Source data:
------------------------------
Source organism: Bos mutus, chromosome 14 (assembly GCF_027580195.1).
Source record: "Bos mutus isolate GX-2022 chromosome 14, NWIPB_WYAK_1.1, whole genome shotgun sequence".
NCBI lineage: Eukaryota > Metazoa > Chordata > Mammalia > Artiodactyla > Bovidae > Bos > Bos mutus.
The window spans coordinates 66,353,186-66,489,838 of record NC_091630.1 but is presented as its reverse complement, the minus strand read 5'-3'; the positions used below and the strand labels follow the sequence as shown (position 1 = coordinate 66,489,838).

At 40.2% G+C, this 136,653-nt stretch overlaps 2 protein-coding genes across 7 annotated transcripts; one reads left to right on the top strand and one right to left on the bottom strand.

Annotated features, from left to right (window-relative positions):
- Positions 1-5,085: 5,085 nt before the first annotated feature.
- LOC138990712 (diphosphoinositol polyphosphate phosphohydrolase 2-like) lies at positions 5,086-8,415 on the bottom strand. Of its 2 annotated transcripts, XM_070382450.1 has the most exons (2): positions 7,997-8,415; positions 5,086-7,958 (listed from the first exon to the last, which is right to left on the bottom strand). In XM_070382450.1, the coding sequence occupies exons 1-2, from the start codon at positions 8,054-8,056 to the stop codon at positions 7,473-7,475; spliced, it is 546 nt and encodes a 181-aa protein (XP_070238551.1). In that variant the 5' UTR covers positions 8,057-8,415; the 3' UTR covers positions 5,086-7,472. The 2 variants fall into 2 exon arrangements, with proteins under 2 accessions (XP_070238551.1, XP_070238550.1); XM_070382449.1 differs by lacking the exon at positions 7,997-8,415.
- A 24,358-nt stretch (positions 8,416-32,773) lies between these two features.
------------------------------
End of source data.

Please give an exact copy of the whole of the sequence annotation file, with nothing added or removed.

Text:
Source organism: Bos mutus, chromosome 14 (assembly GCF_027580195.1).
Source record: "Bos mutus isolate GX-2022 chromosome 14, NWIPB_WYAK_1.1, whole genome shotgun sequence".
NCBI lineage: Eukaryota > Metazoa > Chordata > Mammalia > Artiodactyla > Bovidae > Bos > Bos mutus.
The window spans coordinates 66,353,186-66,489,838 of record NC_091630.1 but is presented as its reverse complement, the minus strand read 5'-3'; the positions used below and the strand labels follow the sequence as shown (position 1 = coordinate 66,489,838).

At 40.2% G+C, this 136,653-nt stretch overlaps 2 protein-coding genes across 7 annotated transcripts; one reads left to right on the top strand and one right to left on the bottom strand.

Annotated features, from left to right (window-relative positions):
- Positions 1-5,085: 5,085 nt before the first annotated feature.
- LOC138990712 (diphosphoinositol polyphosphate phosphohydrolase 2-like) lies at positions 5,086-8,415 on the bottom strand. Of its 2 annotated transcripts, XM_070382450.1 has the most exons (2): positions 7,997-8,415; positions 5,086-7,958 (listed from the first exon to the last, which is right to left on the bottom strand). In XM_070382450.1, the coding sequence occupies exons 1-2, from the start codon at positions 8,054-8,056 to the stop codon at positions 7,473-7,475; spliced, it is 546 nt and encodes a 181-aa protein (XP_070238551.1). In that variant the 5' UTR covers positions 8,057-8,415; the 3' UTR covers positions 5,086-7,472. The 2 variants fall into 2 exon arrangements, with proteins under 2 accessions (XP_070238551.1, XP_070238550.1); XM_070382449.1 differs by lacking the exon at positions 7,997-8,415.
- A 24,358-nt stretch (positions 8,416-32,773) lies between these two features.